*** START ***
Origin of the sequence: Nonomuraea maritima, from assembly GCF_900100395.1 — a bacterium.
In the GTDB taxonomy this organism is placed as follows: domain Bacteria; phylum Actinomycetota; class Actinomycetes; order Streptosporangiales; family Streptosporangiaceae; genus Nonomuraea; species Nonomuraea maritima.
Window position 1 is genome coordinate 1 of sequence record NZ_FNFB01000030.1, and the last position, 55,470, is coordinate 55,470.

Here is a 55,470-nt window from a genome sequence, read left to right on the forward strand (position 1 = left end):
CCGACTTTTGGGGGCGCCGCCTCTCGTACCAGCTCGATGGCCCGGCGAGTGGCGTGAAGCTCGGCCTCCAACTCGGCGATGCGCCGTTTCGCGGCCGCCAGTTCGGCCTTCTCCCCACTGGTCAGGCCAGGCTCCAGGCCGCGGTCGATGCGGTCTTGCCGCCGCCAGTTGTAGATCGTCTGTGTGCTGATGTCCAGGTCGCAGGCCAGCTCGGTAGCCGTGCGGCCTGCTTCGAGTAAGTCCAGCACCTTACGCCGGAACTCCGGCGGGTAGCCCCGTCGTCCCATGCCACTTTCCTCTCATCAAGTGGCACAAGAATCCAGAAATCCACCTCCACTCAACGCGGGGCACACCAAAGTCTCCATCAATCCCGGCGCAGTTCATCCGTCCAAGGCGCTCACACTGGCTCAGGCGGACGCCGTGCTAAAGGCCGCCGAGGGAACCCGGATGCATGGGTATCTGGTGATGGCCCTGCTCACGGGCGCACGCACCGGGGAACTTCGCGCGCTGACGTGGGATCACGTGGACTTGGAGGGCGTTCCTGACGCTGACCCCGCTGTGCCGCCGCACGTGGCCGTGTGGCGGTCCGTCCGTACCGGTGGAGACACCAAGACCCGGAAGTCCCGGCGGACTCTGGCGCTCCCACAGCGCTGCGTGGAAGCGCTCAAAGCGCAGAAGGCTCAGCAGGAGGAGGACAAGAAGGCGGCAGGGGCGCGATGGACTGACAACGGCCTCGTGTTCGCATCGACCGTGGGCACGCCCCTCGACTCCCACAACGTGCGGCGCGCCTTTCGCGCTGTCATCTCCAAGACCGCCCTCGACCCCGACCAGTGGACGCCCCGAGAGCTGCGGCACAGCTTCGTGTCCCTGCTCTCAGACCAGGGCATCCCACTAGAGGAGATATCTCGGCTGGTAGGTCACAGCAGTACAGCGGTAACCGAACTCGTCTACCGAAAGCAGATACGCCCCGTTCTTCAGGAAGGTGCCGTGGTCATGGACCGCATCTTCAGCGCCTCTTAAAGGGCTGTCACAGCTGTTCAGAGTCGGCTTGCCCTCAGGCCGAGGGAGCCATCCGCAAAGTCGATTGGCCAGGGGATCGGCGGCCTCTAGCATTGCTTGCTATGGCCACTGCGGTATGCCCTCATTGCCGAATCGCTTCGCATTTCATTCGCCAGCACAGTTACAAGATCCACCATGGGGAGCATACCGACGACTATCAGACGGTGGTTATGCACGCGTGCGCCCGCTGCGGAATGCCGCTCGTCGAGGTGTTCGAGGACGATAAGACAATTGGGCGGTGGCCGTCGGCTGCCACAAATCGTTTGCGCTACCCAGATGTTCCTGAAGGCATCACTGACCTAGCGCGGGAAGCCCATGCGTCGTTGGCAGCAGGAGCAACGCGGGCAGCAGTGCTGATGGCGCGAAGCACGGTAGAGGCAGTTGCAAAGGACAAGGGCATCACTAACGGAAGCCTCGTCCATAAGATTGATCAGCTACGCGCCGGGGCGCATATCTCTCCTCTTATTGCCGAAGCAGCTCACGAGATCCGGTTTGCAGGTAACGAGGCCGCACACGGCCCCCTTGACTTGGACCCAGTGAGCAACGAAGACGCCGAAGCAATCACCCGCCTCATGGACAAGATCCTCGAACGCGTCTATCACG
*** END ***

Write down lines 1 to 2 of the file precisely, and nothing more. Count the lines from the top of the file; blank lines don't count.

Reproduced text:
Origin of the sequence: Nonomuraea maritima, from assembly GCF_900100395.1 — a bacterium.
In the GTDB taxonomy this organism is placed as follows: domain Bacteria; phylum Actinomycetota; class Actinomycetes; order Streptosporangiales; family Streptosporangiaceae; genus Nonomuraea; species Nonomuraea maritima.